For Christy's Query Letter Blogfest Entry, please click here (or scroll down three posts). Thanks!
It's time for #10 on our list of best/worst things about being an aspiring author: posting work on writing forums
I (erica) have posted a little about my critique experiences before. I was a part of a wonderful critique group made up of friends I made at ABNA (with published, about-to-be-published, and aspiring authors). I had a beta reader (waves to JC). I email things to friends (shout out to christy). I post snippets on this blog. I enter blog hops where I have to write something interesting and compelling and up for review (er, well, sometimes I let my son do that one!). (note: this has nothing to do with the query blogfest christy is in this week. that's a very helpful way of critiquing work and I am totally in support of it. in fact, please follow the link above and comment on hers. it's pretty great.)
But what about critique forums? You know, blogs and sites that ask authors to post first pages (or queries or synopses or first five pages or. . .)? I've had mixed feelings about this for awhile. They are not all bad - any critique can help you mature as an author. But they can be very limited - sometimes you happen upon a blog/forum where people know each other and pat each others backs while giving newbies a run for their money (sometimes deservedly, sometimes not) (yuck, I so do not care if I sit at the cool kids' table anymore). Sometimes the people critiquing and posting are in completely different genres and unfamiliar with what works. Quite often, people make conflicting comments and leave an author scratching their head and wondering what exactly was wrong/right with it. Sometimes - and please tell me in the comments if this happened to you on a public forum - you can find the perfect match. *ahhh*
I have participated in a few public forums. As you guys know, christy and I both participated in writeoncon this past summer and posted work for review (and found each other, of course). I got a few responses that were very helpful - but in a sense, that was an unusual forums arrangement. Its participants were actively looking to get feedback in preparation for the conference and possible agent/editor recognition - and the best way to get feedback is to give it (and woc was all kidlit - organized forums in YA, MG, and PB). This is a good thing.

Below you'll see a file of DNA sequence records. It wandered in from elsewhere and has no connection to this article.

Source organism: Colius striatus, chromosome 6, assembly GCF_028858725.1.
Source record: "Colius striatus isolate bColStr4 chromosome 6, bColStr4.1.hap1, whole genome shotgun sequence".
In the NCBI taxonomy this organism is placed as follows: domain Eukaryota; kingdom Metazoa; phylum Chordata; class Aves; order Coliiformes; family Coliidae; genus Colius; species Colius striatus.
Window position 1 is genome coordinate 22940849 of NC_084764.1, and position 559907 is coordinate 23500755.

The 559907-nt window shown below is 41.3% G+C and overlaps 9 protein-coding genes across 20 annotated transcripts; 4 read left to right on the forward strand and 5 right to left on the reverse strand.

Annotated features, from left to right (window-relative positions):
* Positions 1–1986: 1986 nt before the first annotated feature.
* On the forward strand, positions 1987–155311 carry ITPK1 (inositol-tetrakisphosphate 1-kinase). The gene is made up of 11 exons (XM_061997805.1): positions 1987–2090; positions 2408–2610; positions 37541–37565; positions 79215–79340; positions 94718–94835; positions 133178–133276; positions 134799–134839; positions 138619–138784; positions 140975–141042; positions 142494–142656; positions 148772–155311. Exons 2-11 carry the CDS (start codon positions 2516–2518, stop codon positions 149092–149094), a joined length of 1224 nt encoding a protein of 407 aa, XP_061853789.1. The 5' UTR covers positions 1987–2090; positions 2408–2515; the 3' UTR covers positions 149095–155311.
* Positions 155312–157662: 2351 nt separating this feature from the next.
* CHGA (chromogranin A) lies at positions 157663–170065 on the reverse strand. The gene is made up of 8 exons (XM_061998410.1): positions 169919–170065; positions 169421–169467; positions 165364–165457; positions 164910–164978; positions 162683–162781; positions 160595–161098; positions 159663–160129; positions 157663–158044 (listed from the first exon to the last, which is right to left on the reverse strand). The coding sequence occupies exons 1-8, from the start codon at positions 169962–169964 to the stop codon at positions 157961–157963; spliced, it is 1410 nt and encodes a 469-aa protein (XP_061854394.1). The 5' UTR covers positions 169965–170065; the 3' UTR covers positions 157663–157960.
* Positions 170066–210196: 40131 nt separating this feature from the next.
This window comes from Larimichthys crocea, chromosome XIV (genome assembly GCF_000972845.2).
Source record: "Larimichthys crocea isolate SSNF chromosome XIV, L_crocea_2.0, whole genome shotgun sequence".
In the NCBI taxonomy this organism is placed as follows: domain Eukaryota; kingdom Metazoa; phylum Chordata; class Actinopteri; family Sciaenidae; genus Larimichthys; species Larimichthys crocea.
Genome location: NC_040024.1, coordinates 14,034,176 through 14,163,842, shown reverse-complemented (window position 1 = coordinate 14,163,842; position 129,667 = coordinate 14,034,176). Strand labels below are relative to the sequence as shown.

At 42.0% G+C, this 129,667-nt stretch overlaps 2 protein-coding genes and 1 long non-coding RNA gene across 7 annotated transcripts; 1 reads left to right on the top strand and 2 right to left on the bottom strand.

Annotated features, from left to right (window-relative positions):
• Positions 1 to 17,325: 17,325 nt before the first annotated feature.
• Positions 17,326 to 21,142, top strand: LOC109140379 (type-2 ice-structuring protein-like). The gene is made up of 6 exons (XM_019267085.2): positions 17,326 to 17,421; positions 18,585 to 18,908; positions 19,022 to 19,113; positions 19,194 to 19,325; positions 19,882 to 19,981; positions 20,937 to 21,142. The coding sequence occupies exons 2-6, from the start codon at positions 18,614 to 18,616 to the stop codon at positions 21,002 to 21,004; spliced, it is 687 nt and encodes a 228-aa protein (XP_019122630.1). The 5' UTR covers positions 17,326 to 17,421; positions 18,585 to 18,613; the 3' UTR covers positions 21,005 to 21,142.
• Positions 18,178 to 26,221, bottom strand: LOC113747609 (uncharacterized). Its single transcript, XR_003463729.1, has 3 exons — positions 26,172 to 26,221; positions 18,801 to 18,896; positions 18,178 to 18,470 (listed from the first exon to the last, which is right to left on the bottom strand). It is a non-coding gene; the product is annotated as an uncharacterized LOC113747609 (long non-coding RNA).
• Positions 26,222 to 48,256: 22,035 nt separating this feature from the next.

Another forum (not to be named, sorry) gave me a sour taste in my mouth - I got comments like "If I read another first-person book, I'm gonna' puke" and "I'd be happy to review your first page if you look at mine first." NOT HELPFUL. And, yes, the infamous "realistic contemporary is so boring, I refuse to read any more of yours" critique I got last summer. grr.
Do you participate in any critique forums (or have you)? Do you love them? Do you hate them? Do you ignore them? Or are you one of those that reads and never participates, laughing at the fact that your book is going to be so much better than all the drivel the other authors put out there (come on, you know there's people like that out there. none of our followers, of course. but, you know, "lurkers")?
And in the interest of public disclosure - in case you missed it the other times I posted it (hey, it's my 15 minutes of fame) - here's the link to my Nathan Bransford first-page critique last July (disclaimer - this isn't my first page anymore, well, not exactly). Not that an agent critique is equal to peer-critiques - they're a whole new animal. However, there are some interesting comments from other aspiring authors if you feel like taking the time to look at them (and yes, you might recognize a few of them - my friends are really wonderful). Okay, two links - first this one and then here.